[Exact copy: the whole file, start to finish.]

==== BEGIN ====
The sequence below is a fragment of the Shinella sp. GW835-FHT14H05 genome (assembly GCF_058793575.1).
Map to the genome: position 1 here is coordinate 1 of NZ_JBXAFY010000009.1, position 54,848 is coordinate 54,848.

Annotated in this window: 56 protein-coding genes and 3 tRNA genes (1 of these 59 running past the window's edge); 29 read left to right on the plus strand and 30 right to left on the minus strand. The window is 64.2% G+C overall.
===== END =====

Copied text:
The sequence below is a fragment of the Shinella sp. GW835-FHT14H05 genome (assembly GCF_058793575.1).
Map to the genome: position 1 here is coordinate 1 of NZ_JBXAFY010000009.1, position 54,848 is coordinate 54,848.

Annotated in this window: 56 protein-coding genes and 3 tRNA genes (1 of these 59 running past the window's edge); 29 read left to right on the plus strand and 30 right to left on the minus strand. The window is 64.2% G+C overall.